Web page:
👉GO TO FULL ARTICLE: Active Listening: Hear What People Are Really Saying (From MindTools)
How To Improve Your Listening Skills (4:54 minutes)
Active Listening: How To Communicate Effectively (4:39 minutes)
💡You may also be interested in:
Thursday, July 18, 2019
👉Understanding Someone's Entire Message
For many of us, listening is the communication skill we use the most. Yet, many people listen poorly, and they rarely think to improve this important skill.
They get distracted by their own thoughts or by what's going on around them, and they formulate their responses before the person who they're talking to has finished speaking. Because of this, they miss crucial information.
Good listeners, on the other hand, enjoy better relationships, because they fully understand what other people are saying. Their team members are also more productive, because they feel that they can discuss problems easily, and talk through solutions.
So, how good do you think your listening skills are? Test them HERE, and then find out how you can improve.
🔺NOTE: Evaluate each statement as you actually are, rather than as you think you should be. When you've finished, click "Calculate My Total" to add up your score, and use the table that follows to think about next steps.
💡 You may also be interested in the quizzes below:
- How Emotionally Intelligent Are You?
- How Good Is Your Feedback?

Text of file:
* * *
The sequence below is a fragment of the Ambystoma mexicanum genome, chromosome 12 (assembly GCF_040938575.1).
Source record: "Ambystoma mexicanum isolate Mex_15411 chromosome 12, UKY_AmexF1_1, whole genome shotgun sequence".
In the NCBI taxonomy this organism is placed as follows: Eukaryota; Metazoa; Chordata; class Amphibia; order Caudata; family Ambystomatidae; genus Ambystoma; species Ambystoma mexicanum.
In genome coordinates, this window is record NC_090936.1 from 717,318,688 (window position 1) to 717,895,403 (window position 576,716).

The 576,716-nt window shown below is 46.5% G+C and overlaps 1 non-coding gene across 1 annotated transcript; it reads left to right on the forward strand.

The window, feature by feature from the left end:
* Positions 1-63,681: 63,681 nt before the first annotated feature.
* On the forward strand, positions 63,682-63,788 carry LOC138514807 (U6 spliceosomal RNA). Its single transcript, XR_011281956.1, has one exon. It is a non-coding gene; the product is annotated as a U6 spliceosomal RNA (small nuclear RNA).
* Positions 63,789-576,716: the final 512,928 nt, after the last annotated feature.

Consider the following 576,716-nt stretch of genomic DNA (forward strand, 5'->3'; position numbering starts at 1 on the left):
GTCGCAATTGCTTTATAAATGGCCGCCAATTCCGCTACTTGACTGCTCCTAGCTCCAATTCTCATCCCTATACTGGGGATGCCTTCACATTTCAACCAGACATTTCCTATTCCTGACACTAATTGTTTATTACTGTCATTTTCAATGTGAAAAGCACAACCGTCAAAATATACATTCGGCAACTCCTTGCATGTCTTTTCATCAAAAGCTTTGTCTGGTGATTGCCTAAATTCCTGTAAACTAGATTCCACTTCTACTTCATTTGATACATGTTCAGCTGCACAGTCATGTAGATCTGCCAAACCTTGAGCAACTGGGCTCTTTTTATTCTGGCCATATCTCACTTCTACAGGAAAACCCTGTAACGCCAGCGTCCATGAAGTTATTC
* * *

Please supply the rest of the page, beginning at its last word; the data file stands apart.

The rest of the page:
- How Approachable Are You? (from Mind Tools)
- The Holmes and Rahe Stress Scale (from Mind Tools)
- HOW SELF-CONFIDENT ARE YOU? (from Mind Tools)
- Are You a Positive or Negative Thinker?
- The Leadership Motivation Assessment (from Mind Tools)
- FREE PERSONALITY TEST: Which personality type are you?
- How Good Are Your Communication Skills? (from Mind Tools)
- How Creative Are You?
Monday, July 15, 2019
👉 By William ParkShould ‘deep focus’ become a central pillar of workplace culture?
The constant ping of messages that keep us plugged into work chatter might be doing more harm than good. We feel we must respond – it is about work, after all. But always being switched on means we never have the chance to think deeply. And that is a problem for companies that want to get the most out of their employees.
Copyright : Evgenii Naumov
The next great revolution in the office will need to correct this, according to one man who wants to reset the way we work. He believes that the value someone can bring to a company will be judged not by their skill, but by their ability to focus. But how do we find the time to shut off distractions and do our best work?
Our workplaces are set up for convenience, not to get the best out of our brains, says Cal Newport, bestselling author of books including Deep Work and Digital Minimalism, and a Georgetown University professor. In knowledge sector jobs, where products are created using human intelligence rather than machines, we must be switched on at all times and prepared to multitask. These are two things that are not compatible with deep, creative, insightful thinking.